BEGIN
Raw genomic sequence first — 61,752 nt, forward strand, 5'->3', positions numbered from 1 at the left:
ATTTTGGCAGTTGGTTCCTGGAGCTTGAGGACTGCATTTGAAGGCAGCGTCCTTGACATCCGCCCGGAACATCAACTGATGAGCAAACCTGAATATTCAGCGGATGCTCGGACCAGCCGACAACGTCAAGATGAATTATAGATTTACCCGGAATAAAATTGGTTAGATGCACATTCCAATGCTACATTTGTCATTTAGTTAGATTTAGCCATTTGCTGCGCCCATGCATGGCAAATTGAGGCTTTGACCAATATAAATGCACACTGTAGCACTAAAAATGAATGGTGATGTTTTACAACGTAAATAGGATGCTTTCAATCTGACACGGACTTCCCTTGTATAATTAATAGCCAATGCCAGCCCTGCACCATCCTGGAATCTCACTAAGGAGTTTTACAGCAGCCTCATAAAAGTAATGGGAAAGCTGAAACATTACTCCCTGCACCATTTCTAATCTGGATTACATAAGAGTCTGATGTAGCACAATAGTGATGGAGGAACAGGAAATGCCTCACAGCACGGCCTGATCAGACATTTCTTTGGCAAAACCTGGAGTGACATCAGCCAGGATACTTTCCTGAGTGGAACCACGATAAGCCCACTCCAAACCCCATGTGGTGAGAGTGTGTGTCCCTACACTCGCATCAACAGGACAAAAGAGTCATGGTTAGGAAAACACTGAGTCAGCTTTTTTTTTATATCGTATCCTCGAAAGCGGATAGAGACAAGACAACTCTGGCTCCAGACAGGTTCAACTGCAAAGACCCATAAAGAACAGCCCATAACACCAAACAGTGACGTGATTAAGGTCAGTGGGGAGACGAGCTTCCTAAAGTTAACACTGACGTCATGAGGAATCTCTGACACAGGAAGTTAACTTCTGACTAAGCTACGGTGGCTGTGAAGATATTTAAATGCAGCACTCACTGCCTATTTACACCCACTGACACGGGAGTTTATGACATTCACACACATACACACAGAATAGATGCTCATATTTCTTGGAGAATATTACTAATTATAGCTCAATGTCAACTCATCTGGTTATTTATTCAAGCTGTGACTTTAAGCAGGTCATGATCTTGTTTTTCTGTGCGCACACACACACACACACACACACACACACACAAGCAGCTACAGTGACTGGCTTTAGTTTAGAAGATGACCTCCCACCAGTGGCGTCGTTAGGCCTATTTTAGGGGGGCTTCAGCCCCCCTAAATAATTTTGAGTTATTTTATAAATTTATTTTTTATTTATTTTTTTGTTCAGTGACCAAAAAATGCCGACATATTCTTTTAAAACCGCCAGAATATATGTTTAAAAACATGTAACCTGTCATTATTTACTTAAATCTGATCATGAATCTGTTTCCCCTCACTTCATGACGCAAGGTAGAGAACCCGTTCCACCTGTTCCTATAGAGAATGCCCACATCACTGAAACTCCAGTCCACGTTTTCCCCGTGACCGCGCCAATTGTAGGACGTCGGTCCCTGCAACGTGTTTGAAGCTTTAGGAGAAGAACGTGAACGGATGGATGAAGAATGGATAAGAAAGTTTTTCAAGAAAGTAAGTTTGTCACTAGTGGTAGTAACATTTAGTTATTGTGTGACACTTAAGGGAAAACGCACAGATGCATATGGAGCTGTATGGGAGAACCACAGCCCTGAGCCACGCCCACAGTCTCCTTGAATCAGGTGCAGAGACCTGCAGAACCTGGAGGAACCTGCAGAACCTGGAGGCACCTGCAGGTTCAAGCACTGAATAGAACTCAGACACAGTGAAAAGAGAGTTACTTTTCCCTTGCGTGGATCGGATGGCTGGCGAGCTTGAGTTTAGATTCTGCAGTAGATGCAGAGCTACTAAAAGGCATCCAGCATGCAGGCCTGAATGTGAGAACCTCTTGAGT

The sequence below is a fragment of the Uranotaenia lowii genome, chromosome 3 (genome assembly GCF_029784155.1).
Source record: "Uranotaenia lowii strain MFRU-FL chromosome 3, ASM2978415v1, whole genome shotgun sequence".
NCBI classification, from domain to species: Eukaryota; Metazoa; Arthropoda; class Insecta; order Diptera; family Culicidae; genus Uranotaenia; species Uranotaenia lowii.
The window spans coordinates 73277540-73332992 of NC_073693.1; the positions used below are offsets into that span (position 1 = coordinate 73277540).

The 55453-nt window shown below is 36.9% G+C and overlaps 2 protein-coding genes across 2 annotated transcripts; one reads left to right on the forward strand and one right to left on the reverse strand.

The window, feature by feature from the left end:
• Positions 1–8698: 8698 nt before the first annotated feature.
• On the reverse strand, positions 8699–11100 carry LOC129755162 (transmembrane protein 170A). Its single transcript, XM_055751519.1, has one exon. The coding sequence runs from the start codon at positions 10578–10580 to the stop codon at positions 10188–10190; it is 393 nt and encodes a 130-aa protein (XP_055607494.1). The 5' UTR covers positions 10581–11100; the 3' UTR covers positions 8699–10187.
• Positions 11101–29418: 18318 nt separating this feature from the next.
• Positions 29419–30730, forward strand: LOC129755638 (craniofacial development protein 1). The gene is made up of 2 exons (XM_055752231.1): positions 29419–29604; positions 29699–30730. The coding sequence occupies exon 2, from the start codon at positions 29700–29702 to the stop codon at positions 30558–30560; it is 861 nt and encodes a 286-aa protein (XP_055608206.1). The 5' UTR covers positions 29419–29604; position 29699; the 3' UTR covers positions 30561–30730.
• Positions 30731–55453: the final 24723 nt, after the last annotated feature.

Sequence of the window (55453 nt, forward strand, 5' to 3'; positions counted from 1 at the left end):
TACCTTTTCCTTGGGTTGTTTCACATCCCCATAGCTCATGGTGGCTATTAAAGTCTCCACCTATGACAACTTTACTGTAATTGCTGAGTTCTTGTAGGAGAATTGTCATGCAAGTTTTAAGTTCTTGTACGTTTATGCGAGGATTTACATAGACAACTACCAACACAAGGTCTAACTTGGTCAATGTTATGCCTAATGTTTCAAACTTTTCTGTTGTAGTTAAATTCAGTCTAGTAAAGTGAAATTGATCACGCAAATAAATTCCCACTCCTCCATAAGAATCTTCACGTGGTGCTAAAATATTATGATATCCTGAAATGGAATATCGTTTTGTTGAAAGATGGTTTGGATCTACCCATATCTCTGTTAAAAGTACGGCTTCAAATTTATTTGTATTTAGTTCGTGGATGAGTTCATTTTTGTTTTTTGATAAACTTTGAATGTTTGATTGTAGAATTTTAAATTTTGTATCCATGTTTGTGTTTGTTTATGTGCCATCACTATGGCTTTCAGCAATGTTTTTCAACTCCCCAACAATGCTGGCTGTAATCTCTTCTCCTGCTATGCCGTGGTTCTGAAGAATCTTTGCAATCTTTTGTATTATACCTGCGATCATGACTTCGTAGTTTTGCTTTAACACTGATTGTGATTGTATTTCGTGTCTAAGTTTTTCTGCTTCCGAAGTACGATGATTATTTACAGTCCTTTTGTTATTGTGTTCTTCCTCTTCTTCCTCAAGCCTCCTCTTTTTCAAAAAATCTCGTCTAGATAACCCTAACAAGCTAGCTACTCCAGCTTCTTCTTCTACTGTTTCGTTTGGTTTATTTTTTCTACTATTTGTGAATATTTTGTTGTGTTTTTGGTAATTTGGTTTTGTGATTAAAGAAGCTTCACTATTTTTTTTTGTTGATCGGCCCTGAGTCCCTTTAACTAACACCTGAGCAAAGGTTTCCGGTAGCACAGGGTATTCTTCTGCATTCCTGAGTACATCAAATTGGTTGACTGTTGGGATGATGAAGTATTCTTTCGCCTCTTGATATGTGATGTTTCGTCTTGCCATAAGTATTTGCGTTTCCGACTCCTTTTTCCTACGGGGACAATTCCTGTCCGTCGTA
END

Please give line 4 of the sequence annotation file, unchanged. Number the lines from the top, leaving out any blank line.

Source record: "Uranotaenia lowii strain MFRU-FL chromosome 3, ASM2978415v1, whole genome shotgun sequence".